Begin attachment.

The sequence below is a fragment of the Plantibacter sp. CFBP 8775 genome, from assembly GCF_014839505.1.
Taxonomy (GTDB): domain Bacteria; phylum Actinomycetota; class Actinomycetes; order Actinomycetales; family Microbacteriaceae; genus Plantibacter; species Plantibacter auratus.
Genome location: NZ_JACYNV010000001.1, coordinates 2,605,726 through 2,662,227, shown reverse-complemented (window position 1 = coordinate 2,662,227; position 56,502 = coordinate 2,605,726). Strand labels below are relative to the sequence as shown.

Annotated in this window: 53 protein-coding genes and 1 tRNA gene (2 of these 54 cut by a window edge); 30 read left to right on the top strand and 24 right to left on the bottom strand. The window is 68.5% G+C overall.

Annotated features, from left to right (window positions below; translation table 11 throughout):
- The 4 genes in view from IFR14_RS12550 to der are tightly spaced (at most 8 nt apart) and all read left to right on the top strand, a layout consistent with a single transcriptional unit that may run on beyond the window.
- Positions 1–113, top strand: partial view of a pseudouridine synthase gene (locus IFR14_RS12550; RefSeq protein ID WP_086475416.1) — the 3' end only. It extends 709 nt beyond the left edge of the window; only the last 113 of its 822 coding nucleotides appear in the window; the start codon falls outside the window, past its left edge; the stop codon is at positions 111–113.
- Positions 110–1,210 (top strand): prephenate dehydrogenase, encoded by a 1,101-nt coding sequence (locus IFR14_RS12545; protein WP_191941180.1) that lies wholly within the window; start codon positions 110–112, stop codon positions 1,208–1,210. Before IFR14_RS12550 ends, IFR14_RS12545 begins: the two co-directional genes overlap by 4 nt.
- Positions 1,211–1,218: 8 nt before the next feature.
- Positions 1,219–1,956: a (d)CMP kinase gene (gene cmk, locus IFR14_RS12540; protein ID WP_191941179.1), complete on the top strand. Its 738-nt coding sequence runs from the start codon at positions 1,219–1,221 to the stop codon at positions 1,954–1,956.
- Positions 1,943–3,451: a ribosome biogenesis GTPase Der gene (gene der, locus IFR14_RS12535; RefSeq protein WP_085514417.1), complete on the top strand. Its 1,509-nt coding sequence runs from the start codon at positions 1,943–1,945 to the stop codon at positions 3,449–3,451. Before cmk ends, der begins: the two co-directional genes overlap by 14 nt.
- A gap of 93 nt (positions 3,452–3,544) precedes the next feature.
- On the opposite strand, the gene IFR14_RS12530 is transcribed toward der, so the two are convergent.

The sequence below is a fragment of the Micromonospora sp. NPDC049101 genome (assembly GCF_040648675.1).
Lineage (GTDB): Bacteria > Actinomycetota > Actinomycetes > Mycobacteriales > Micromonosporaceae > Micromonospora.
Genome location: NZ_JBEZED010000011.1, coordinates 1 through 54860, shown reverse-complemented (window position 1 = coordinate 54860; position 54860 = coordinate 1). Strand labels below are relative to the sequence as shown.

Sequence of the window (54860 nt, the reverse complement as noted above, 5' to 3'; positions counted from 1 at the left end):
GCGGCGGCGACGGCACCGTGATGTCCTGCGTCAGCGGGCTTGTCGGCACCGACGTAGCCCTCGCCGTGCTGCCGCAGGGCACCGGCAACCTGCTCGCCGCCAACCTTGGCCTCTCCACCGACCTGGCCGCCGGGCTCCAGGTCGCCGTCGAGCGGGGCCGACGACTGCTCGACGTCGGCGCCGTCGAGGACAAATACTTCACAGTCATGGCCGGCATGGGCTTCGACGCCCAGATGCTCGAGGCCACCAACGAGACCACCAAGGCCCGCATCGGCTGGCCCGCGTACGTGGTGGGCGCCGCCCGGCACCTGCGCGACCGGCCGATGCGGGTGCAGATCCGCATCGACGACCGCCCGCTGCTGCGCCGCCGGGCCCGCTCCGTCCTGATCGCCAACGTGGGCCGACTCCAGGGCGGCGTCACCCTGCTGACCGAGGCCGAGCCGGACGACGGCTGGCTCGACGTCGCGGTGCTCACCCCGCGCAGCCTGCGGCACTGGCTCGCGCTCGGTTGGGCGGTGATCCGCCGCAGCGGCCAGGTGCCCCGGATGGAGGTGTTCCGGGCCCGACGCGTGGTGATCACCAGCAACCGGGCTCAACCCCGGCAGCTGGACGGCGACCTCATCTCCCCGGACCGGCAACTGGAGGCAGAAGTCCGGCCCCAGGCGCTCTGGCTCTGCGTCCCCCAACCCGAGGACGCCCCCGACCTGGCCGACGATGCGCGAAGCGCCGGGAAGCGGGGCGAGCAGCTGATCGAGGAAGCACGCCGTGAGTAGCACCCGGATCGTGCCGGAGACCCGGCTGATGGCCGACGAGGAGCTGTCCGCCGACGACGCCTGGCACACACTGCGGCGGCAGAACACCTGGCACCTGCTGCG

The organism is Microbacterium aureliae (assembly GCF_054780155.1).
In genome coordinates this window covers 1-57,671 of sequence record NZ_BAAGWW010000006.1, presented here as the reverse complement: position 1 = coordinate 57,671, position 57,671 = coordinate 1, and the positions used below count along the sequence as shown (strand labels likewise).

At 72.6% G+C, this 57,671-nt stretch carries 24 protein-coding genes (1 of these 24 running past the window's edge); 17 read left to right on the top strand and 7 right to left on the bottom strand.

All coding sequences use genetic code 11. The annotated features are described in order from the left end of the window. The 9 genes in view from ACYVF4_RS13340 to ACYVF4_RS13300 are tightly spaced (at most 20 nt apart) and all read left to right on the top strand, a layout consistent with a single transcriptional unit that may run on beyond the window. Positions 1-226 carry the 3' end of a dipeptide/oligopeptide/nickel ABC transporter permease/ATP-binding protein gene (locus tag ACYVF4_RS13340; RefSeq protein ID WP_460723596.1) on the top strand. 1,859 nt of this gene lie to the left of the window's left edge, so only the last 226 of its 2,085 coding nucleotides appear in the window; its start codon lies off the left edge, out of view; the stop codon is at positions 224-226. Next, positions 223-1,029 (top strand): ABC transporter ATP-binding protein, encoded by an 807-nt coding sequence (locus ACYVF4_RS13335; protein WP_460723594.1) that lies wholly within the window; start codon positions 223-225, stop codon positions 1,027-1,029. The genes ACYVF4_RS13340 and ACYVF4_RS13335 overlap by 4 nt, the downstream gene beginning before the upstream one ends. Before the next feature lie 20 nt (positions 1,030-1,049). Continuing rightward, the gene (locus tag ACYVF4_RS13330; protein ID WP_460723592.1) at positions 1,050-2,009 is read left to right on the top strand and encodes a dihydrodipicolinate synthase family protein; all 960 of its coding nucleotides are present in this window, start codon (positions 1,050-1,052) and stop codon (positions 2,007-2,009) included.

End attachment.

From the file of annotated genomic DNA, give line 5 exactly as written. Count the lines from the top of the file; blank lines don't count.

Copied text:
Annotated features, from left to right (window positions below; translation table 11 throughout):